I think I first heard of the book on this list and purchased it soon after.
I read most of it on the plane traveling from Ohio to California. I highlighted, underlined entire paragraphs and made notations in the margins.
Seriously the book has changed my thinking (funny how knowledge will do that) and most importantly it changed my goals.
I can not totally convert my life and what we as a family eat in a snap of the fingers... but I can begin a slower change.
Have you read it?
Did it change you or how you eat, think of food?
Which section of the book most impressed you?
Omnivore's Dilemma - Discusion: Thoughts? Opinions?
I think I first heard of the book on this list and purchased it soon after.
I have read it and loved it! Michael Pollan is a very interesting guy and makes a ton of sense. I guess my favorite part was his visit to PolyFace Farms, and as a result, I am now a huge Joel Salatin fan. He has written a book called "Everything I Want to Do Is Illegal!" It, too, was informative, and his insights were humorous, yet depressing at the same time. Another book I would recommend by Pollan is "In Defense of Food," It is a much shorter read than his other books, but equally insightful.
Yes, to answer your question it did change me to a degree. I was already headed that way and looking for ways to do so, and the OD book just reinforced my commitment and provided new resources and info to further that cause.
Question......do you think anyone could eat a chicken mcnugget again after reading OD? That part about all the chemicals in that stuff............................I read that part out loud where I work! Most people's jaws dropped. Of course, most of those who I read it to still take their kids to McDonalds and feed their kids that crap. Good marketing always prevails!
I'm reading "In Defense of Food" now, just started it. (after an attempt to read The Botany of Desire, for me that one was a wash, too wordy and not all that interesting) In defense of Food looks like it's going to be good.
The Polyface Farm was my favorite part of OD too... I thought, "now that's the way to do it"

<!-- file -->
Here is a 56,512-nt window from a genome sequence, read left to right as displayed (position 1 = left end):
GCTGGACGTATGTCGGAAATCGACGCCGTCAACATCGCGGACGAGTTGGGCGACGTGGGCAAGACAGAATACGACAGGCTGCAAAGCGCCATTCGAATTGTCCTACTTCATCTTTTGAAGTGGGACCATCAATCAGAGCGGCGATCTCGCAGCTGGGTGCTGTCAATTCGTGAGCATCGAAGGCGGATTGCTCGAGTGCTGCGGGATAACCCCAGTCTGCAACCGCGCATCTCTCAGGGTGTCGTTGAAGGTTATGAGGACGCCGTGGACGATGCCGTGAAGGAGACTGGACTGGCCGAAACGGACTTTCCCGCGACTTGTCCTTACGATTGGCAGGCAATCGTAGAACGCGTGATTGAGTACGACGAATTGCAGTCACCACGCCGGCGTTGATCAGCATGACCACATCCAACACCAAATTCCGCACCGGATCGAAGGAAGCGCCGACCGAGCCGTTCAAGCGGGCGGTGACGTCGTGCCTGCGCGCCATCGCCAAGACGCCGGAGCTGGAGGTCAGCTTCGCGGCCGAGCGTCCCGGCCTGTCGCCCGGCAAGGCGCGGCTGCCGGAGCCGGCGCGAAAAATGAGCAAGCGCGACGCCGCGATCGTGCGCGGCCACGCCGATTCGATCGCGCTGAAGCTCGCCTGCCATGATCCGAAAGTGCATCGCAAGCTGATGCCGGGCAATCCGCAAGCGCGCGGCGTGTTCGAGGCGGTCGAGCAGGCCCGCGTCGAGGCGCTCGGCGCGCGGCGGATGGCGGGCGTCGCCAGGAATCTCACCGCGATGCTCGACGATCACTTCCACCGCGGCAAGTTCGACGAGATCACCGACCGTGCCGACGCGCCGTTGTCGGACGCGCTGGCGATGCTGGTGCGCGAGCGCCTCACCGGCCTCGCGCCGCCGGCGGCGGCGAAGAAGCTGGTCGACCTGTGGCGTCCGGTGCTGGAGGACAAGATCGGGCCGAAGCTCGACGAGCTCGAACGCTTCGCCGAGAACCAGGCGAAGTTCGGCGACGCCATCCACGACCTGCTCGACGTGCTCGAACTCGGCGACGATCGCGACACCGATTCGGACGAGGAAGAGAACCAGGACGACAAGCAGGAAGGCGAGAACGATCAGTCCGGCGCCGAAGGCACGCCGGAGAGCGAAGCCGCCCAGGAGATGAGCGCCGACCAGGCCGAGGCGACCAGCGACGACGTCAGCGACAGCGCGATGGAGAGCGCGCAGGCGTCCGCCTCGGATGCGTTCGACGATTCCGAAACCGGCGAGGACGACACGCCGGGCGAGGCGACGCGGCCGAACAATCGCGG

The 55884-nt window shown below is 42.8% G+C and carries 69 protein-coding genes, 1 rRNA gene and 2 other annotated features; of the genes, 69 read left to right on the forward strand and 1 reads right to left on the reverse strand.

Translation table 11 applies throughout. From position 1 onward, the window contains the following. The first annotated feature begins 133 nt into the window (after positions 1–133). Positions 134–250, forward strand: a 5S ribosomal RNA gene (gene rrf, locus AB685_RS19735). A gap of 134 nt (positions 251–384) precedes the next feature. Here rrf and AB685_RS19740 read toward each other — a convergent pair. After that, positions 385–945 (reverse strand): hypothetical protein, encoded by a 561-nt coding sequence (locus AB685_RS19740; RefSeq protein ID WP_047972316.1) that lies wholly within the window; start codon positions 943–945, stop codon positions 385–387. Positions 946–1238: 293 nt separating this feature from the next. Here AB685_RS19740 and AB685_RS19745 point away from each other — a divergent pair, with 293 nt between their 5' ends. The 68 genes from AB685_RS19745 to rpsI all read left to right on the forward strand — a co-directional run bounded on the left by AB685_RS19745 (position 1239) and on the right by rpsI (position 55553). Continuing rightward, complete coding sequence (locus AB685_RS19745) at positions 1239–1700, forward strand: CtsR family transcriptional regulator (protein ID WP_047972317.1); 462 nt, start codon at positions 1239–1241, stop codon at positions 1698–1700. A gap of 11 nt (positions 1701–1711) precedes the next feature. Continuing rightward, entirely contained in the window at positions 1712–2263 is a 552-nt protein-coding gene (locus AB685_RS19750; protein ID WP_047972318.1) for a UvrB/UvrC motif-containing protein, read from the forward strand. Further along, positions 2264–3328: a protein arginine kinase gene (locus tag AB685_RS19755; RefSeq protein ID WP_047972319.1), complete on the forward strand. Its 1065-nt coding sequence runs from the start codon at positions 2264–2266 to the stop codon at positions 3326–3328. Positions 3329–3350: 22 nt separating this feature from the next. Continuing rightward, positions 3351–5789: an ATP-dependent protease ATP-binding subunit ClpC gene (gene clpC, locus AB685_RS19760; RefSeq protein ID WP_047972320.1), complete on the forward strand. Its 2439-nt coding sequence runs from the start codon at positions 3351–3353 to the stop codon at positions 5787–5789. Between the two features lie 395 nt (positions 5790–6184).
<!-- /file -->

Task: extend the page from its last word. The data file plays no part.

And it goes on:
The hunter gatherer chapter was very interesting for certain, but there is less learning about the process compared to farming.
I used to splurge and purchase range free eggs, now I have a hard time doing it, it seems almost useless. Every time I see range free on the carton I snarl inside.
One things for sure, next year's garden will be bigger.
Lips that touch Chicken McNuggets shall never touch mine *L*
When you finish the current book, try "The Future Will Not Be Microwaved" by Sandor Katz.
Hilarious on the "lips" comment. LOL!
Ditto on the book "The Future Will Not Be Microwaved." Great book, along with his first book "Wild Fermentation."
OD is on my "List" since we had some discussion about it on here a few months ago. I just got Wild Fermentation and The Future Will Not Be Microwaved is high on the "list" too...
Did you read OD? I was wondering if you found it as horribly sad and regretfully enlightening as I did?
Obviously you read "The Future Will Not Be Microwaved", how did it compare with OD, what did you think between the two of them.
I've seen it, but haven made the purchase.
One of these days I'll break down and buy "Wild Fermentation", I snooped about his website and followed his recipe for Sauerkraut.
It's really a must read, one of the most shocking things I found was the so called "Organic" industry which is noting less than our standard factory farms without chemicals, pesticides and hormones.
The treatment of animals by organic factory farms is only slightly better that standard mass produced farm products.
I felt so sad and angry over what I learned. As far as I'm concerned Whole Foods is guilty of numerous sins against the consumer who pays a butt tone extra thinking they are actually getting a free range chicken, or pastured raised beef.. Ha!
OK we get a brownie point for organic, but there is nothing healthy, or praise-worthy about the way they treat mother earth or the meats and dairy food they sell.
This message was edited Dec 19, 2008 6:19 AM
It's true, people don't want to know. Many times when I made the statement, "You'll never eat a chicken nugget again" the normal response is "don't tell me, because I like my chicken nuggets"
On the other hand, the book can be discouraging, a huge portion of our population doesn't have the resources to purchase real pastured beef, etc. and they don't live where it's possible to raise their own... so whadda ya do?
How does the apartment dweller deal with his food source?
Dove, I agree about the sham of mass-produced "organic" meats and veggies. I am a STRONG advocate for raising Brix in the soil; to me it's the answer to nutrition, and I can do it myself. One thing I remember reading while researching for my Brix article was "Don't feed a cow 12ºBx alfalfa and expect 20ºBx milk. Julius Hensel was right, we have taken all the minerals out of the soil, and it's the minerals that give us Health.
I'm looking for a cow share... even apartment dwellers could do that. City poeple can join CSA's, or raise tomatoes and squash on their balconies. Maybe they can't do it all, or even enough, but it's a start.
Dovey: Just checked out your link! It really is true that what we should eat follows one style or another.
I remember writing a paper in graduate school on what prehistoric populations ate.
And throughout my career in archeology it was my job to collect all of the environmental data and make suggestions about what those populations had for dinner. We had a flotation device and took samples from all excavation units. This gave us good information on the plants available and statistics on those that were the most popular. Bones of course came out with the regular screening of artifacts from the site.